But still, even if it’s just a myth, the symbols of the snake and the crane have more meaning than just being sort of totems for the art. They represent the spirit iof the art, the vigour, the grace and the liveliness of the martial art, as well as the focus on evading and counter-attacking. But how to fully use the Crane and Snake practically in Tai Chi and adapt the essence of the animals in combat is something almost lost, or at least very seldom taught.

I have been lucky to have a couple of teachers speaking about these things and teaching it. I have also heard about others who teach things quite similar to what I myself have been taught. But I have never seen this written down in any book or on any Tai Chi webpage. So I have not looked at any other source before writing this post. Instead I have tried to verbalise myself what I was taught and tried to sum down the important points to be able to share them with you.

I believe that the very most of you will feel that these things represent something that is a bit different from what you have been taught, and some of it might seem strange. But I still hope that you will find these theories and my way of explaining the art of Tai Chi in this way, both useful and helpful. What is described here is foremost from a Yang Style Tai Chi perspective, but I believe that the methods could be adapted to most of the traditional tai chi styles and schools.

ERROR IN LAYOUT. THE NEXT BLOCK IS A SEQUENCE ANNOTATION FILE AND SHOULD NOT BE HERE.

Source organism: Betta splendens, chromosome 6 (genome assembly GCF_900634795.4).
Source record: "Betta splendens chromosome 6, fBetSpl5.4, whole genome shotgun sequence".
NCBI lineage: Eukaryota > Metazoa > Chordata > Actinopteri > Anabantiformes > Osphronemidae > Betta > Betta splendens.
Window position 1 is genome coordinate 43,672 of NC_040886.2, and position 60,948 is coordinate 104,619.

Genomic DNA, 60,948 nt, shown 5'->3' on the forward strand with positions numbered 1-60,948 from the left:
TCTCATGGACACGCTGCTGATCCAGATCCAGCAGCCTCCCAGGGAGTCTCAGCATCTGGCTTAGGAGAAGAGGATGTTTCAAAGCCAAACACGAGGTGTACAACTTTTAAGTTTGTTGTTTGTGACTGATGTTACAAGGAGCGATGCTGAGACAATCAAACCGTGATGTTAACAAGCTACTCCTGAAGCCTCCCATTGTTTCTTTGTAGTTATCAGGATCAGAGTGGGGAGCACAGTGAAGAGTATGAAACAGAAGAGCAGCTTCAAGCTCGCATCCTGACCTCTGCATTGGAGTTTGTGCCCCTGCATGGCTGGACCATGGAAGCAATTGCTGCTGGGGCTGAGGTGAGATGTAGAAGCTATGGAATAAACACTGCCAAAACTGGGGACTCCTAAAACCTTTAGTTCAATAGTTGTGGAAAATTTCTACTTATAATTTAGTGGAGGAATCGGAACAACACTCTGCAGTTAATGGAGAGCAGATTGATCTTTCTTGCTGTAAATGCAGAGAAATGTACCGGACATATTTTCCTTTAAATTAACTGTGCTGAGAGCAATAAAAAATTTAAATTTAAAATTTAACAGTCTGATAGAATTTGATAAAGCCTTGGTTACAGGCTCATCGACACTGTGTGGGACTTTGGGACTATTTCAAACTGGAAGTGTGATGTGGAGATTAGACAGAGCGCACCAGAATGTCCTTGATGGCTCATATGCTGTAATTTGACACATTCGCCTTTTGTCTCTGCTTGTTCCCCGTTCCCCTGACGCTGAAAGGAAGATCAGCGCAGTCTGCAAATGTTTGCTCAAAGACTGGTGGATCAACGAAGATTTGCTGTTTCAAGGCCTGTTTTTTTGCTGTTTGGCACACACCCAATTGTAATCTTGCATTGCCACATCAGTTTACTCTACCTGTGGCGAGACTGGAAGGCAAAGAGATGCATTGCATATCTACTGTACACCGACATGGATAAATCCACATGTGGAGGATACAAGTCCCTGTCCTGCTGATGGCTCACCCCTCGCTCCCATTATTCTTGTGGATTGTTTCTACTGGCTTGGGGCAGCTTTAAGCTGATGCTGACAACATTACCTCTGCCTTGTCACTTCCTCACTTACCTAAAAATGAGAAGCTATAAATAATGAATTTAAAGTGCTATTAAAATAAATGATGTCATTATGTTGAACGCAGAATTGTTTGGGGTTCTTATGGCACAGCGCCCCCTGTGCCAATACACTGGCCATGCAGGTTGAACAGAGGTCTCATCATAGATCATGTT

What is the Snake and the Crane in Tai Chi Chuan?

In Tai Chi, a few form movements are named after the Snake and Crane as “Crane shows its wing” and “snake creeps down.” Both the Crane’s Beak hand formation and Snake style palms can be seen in Tai Chi forms. This is the simplest version story, but it does not convey any of the real depth that is found in the snake-crane theory.